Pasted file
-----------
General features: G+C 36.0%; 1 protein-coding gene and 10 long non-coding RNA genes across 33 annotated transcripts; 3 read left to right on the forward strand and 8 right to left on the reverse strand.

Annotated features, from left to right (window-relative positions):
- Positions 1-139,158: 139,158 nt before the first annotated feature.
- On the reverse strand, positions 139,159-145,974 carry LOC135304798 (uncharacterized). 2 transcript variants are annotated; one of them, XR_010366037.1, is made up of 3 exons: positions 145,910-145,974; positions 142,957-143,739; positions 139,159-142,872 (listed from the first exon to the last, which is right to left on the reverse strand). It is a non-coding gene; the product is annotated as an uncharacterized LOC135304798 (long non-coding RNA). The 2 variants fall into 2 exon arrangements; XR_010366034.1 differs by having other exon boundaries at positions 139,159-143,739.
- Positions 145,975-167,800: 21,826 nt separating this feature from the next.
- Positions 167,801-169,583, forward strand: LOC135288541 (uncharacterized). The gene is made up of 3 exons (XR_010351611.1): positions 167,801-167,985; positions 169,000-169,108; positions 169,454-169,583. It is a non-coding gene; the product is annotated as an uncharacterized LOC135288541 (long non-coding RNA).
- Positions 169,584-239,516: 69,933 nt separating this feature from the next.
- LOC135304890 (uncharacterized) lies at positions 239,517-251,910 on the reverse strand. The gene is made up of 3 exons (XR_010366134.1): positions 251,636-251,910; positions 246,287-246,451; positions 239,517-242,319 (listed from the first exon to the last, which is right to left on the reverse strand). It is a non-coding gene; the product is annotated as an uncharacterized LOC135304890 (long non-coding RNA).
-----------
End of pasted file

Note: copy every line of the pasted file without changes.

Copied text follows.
General features: G+C 36.0%; 1 protein-coding gene and 10 long non-coding RNA genes across 33 annotated transcripts; 3 read left to right on the forward strand and 8 right to left on the reverse strand.

Annotated features, from left to right (window-relative positions):
- Positions 1-139,158: 139,158 nt before the first annotated feature.
- On the reverse strand, positions 139,159-145,974 carry LOC135304798 (uncharacterized). 2 transcript variants are annotated; one of them, XR_010366037.1, is made up of 3 exons: positions 145,910-145,974; positions 142,957-143,739; positions 139,159-142,872 (listed from the first exon to the last, which is right to left on the reverse strand). It is a non-coding gene; the product is annotated as an uncharacterized LOC135304798 (long non-coding RNA). The 2 variants fall into 2 exon arrangements; XR_010366034.1 differs by having other exon boundaries at positions 139,159-143,739.
- Positions 145,975-167,800: 21,826 nt separating this feature from the next.
- Positions 167,801-169,583, forward strand: LOC135288541 (uncharacterized). The gene is made up of 3 exons (XR_010351611.1): positions 167,801-167,985; positions 169,000-169,108; positions 169,454-169,583. It is a non-coding gene; the product is annotated as an uncharacterized LOC135288541 (long non-coding RNA).
- Positions 169,584-239,516: 69,933 nt separating this feature from the next.
- LOC135304890 (uncharacterized) lies at positions 239,517-251,910 on the reverse strand. The gene is made up of 3 exons (XR_010366134.1): positions 251,636-251,910; positions 246,287-246,451; positions 239,517-242,319 (listed from the first exon to the last, which is right to left on the reverse strand). It is a non-coding gene; the product is annotated as an uncharacterized LOC135304890 (long non-coding RNA).